Nothing in the decade that the British-American comedian Aasif Mandvi spent on “The Daily Show” will prepare you for his astonishing performance in “Sakina’s Restaurant,” the one-man show that opened Sunday at Off Broadway’s Audible Theater at Minetta Lane Theatre.
Over the course of 90 intermissionless minutes, the Mumbai-born performer seamlessly transitions into a half dozen different Indian American characters before our eyes, giving each a unique posture and vocal inflection that summons their individual personalities before our eyes.
We meet Azgi, a waiter in a Lower East Side restaurant newly arrived from his native India; Hakim, the restaurant’s owner and Azgi’s sponsor; Farrida, Hakim’s patient and loving wife; their two children, the teenage Sakina and her Game Boy-loving younger brother, Samir; and Ali, a medical student long betrothed to Sakina by their devout Muslim families.
Mandvi summons these different characters with a minimum of costume changes or props (a hairband for Sakina, glasses for Ali) but the transformation is nonetheless recognizably complete with each new persona.
It’s tour-de-force acting made all the more astonishing for the intimacy of Off Broadway’s tiny Minetta Lane Theatre, where every raised eyebrow or splay of fingers across the chest registers.
It’s a pity that Mandvi’s script, which he developed with original director Kimberley Hughes, doesn’t quite match the depth and dramatic power of his performance. The best sequence is Sakina’s, seen when she is an awkward teenager in one-sided conversation with a recent ex who dumped her after two months for a decidedly less ethnic girlfriend named Julie Montgomery and who mistakenly believes she’s Iranian.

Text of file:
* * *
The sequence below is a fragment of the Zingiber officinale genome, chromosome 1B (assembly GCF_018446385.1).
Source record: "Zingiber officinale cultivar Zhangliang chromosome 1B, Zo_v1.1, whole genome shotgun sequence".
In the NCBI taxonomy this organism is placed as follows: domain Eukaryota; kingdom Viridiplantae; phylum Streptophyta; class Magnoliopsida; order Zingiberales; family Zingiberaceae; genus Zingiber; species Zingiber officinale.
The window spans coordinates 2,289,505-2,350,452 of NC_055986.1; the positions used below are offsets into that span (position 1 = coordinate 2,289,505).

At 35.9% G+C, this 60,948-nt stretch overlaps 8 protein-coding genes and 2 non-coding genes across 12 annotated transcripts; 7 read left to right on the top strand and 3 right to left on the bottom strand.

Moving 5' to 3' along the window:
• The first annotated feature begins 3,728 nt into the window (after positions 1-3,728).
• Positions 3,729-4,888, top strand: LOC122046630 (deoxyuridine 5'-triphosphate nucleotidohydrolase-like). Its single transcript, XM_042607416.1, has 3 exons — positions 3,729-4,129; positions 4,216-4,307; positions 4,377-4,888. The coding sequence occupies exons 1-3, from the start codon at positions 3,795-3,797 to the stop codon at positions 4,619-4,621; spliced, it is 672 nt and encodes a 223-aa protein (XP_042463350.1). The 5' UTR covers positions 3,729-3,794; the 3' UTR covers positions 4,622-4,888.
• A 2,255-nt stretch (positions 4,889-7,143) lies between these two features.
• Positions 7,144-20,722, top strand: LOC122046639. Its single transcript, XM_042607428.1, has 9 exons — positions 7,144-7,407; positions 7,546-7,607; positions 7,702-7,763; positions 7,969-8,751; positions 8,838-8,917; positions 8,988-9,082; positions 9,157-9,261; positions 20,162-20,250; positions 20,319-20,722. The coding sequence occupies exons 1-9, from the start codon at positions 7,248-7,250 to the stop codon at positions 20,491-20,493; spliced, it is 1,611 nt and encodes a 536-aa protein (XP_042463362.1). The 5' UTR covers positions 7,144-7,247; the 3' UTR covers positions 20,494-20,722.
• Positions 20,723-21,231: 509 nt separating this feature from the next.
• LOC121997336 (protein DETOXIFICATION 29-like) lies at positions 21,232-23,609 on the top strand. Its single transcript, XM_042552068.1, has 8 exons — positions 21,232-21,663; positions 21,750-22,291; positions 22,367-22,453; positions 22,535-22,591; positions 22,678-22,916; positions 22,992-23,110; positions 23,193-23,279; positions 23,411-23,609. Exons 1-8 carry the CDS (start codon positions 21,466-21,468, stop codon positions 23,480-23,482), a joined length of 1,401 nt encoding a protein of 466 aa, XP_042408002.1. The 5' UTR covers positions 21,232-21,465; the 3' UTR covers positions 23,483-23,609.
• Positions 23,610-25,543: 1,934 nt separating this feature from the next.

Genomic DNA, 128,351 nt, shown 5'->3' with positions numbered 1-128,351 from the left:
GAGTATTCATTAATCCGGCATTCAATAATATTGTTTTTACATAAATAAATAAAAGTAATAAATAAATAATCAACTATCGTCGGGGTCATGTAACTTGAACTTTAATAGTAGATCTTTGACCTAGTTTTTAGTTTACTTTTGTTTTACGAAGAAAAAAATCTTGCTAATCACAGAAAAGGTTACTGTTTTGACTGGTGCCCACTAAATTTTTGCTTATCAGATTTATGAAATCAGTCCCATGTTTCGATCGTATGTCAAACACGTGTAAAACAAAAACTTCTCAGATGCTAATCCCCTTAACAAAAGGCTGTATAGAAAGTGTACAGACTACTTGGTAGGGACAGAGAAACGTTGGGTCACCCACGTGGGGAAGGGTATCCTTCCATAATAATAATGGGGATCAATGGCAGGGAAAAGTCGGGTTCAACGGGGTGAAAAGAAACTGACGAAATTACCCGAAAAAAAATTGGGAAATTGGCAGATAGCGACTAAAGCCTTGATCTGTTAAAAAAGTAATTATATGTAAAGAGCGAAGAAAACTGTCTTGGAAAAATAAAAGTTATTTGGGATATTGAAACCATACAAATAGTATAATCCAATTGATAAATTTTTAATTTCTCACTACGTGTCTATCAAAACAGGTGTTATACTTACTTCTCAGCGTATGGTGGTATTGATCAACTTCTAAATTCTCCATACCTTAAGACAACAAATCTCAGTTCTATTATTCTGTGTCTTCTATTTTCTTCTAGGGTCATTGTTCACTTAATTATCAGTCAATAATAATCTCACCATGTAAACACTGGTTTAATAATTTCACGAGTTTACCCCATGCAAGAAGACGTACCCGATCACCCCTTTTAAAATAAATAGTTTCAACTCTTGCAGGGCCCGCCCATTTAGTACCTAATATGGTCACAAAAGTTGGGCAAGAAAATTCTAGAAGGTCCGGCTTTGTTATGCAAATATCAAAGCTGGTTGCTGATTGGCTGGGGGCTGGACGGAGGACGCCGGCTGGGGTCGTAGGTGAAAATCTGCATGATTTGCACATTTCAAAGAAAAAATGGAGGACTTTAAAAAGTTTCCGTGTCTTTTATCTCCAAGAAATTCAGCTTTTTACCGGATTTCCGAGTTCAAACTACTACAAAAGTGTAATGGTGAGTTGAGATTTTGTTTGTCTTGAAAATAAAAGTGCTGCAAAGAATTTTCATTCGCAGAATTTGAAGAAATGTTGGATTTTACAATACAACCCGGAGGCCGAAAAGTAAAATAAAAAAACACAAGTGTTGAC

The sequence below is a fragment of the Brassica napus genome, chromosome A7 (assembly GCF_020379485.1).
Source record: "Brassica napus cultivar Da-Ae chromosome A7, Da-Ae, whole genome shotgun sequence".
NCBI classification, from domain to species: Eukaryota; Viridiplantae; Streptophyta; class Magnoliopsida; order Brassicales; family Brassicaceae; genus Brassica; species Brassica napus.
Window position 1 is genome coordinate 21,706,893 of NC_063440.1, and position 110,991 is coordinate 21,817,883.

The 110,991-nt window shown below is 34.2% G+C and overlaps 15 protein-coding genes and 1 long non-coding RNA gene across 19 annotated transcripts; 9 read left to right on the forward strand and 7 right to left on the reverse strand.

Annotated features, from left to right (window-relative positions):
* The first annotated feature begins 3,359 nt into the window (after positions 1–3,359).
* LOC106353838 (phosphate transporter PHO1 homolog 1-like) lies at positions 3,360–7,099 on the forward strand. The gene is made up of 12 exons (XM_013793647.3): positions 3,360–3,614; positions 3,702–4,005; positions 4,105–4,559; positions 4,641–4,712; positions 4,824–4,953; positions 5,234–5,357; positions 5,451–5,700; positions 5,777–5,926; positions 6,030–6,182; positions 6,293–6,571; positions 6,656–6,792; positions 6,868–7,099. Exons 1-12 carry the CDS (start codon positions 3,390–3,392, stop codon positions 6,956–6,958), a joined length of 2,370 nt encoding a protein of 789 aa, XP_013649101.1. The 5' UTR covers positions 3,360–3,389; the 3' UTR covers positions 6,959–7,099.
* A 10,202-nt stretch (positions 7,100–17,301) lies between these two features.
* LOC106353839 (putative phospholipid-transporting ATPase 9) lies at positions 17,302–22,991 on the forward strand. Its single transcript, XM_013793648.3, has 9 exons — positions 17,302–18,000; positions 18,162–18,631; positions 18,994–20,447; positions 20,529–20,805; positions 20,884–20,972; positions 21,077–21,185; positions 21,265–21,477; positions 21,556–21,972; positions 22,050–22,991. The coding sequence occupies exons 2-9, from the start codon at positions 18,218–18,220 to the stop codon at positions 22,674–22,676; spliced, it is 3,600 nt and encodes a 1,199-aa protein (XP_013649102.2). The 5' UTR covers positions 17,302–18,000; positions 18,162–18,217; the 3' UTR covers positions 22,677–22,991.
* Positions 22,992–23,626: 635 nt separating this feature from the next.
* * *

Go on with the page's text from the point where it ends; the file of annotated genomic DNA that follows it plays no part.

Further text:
That scene captures the universal contradictions and insecurities of adolescence as well as the particularities of the experience of a girl straddling her traditional Indian upbringing at home and her desire to find a place in a more secular American culture.
Like a later scene in which Ali debates whether to go through with an encounter with a prostitute despite his misgivings as an upright Muslim man, the sequence also contains just enough internal conflict to make up for the evening’s general indifference to plot.
Too often, though, Mandvi’s monologues are diverting-enough character sketches that fail to build to anything dramatic. And they are connected with interstitials, mostly in Azgi’s voice, that strain a bit too heavy-handedly for the poetic or the profound.
Read my full review at TheWrap.